This Robotic Warehouse Fills Orders in Five Minutes, and Fits in City Centers

By  – Re-Blogged From Singularity Hub

Shopping is becoming less and less of a consumer experience—or, for many, less of a chore—as the list of things that can be bought online and delivered to our homes grows to include, well, almost anything you can think of. An Israeli startup is working to make shopping and deliveries even faster and cheaper—and they’re succeeding.

rows of shelves goods in boxes modern industry

German Industrial Training and Changing Technology

By Russ Juskalian – Re-Blogged From MIT Technology Review

The Ausbildung is widely touted as an example other countries should follow. But it’s struggling to keep up with technological change.

Within buildings 10 and 30 of the Siemens complex on the outskirts of Munich, the next generation of German workers are toiling over a range of test projects. The assignments are carefully chosen to impart the skills needed to continue the German miracle in automated manufacturing.

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Wendy’s Replacing Workers With Kiosks In Response to ‘Fight For $15’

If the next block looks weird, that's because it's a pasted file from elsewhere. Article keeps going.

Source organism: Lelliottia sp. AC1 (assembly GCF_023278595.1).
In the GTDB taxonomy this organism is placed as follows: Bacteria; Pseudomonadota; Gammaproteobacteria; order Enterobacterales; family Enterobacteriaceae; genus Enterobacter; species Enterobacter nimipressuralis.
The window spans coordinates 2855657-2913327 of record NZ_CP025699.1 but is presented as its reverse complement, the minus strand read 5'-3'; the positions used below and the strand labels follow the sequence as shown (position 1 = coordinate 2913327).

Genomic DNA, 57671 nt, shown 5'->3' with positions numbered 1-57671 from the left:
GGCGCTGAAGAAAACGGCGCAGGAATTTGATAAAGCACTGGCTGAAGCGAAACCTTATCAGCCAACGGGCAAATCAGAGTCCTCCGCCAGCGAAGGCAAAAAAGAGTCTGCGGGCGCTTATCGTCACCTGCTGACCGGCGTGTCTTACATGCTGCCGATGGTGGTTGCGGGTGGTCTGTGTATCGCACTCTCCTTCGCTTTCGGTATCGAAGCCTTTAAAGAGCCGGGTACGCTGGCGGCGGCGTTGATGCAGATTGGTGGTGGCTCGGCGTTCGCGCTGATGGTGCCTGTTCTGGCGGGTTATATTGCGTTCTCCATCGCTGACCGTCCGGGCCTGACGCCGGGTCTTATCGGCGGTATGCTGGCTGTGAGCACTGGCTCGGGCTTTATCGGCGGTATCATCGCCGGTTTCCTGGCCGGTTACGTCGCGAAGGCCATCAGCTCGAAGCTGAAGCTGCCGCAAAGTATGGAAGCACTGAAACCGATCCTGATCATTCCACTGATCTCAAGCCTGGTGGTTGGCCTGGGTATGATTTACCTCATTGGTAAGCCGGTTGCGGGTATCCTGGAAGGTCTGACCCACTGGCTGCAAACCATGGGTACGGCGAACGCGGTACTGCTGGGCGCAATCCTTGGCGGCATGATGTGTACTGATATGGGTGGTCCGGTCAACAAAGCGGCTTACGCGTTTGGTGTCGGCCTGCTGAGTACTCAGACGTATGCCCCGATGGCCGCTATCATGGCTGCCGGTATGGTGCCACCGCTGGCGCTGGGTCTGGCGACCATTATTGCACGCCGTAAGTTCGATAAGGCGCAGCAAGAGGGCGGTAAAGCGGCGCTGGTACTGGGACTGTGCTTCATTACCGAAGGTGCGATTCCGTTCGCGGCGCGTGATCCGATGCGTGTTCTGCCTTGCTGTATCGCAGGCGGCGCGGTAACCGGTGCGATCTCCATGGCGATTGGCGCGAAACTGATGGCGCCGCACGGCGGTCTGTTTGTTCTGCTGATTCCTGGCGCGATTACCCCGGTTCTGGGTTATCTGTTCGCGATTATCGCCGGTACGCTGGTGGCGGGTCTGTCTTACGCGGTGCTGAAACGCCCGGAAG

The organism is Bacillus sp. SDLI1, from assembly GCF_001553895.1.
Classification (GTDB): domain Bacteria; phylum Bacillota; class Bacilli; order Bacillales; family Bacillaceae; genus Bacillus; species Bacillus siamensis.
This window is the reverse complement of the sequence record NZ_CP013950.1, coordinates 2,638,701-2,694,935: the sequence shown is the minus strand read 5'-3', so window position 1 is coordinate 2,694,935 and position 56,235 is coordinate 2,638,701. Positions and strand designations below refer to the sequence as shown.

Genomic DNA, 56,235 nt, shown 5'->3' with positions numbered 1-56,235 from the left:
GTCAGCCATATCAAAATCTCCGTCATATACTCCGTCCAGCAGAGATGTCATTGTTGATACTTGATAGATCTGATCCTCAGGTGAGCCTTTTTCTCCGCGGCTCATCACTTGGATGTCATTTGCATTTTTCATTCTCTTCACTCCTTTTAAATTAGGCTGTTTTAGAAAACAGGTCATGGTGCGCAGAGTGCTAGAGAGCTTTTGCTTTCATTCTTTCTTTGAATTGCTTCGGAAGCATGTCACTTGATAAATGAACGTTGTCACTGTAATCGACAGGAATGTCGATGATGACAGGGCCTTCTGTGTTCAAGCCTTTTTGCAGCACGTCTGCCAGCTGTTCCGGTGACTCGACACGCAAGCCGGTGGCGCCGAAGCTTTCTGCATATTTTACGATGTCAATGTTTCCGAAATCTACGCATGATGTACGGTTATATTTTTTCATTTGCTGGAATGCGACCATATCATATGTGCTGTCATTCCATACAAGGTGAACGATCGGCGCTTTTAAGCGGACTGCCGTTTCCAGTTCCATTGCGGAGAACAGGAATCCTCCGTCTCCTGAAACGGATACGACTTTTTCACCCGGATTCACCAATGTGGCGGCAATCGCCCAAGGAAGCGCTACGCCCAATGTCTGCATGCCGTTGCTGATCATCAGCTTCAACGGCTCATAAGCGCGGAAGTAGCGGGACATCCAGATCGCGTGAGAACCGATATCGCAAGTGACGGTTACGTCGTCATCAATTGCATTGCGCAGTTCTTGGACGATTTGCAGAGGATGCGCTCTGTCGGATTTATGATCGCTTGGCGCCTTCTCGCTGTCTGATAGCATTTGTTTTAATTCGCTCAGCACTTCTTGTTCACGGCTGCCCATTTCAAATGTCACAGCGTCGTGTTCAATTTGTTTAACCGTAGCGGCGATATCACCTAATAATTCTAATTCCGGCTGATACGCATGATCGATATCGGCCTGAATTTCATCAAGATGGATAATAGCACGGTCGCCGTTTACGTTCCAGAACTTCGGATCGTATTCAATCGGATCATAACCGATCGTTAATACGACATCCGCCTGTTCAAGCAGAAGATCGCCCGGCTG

By – Re-Blogged From Infowars

Wendy’s announcement leads to fully robotic restaurants. In response to recent minimum wage hikes, Wendy’s is now replacing fast food workers with robots.

The fast food chain announced it will start automating all of its restaurants by installing self-serve kiosks in 6,000 locations by the end of the year.

Although McDonalds has already been experimenting with kiosks, Wendy’s announcement is the largest roll-out to date and will likely spark a trend leading to fully robotic restaurants.

“Wendy’s President Todd Penegor said it will be up to franchisees to decide whether or not to adopt the kiosks in their stores, noting that many franchise locations have had to raise prices to offset wage increases,” Slashdot reported. “California’s decision to gradually raise the minimum wage to $15 by 2022 will impact Wendy’s 258 restaurants, all of which are franchise-operated.”

“About 75% of 200-plus Wendy’s restaurants are run by franchisees in New York, a state that is also on its way to $15.”

It’s simple economics: when labor costs are too high to stay in business, owners will look for alternatives – including burger flipping robots.

One such robot, developed by the San Francisco start-up Momentum Machines, can replicate a fast food worker by shaping burger patties from ground meat, grilling them, adding the specified amount of ingredients, and serving them to customers on a conveyor belt.

Many fast food chains may be forced to outsource jobs to these machines because they cannot afford to stay in business paying workers $15 an hour, given the number of restaurants that have already closed after Seattle enacted such a minimum wage.

“The businesses that couldn’t afford it either shut down or laid off workers, and the businesses that could afford it simply shifted some money around by eliminating benefits and putting those dollars toward wages,” Joshua Krause of the Daily Steeple reported. “What the supporters of a higher minimum wage just don’t get, is that it hurts poor unskilled workers the most.”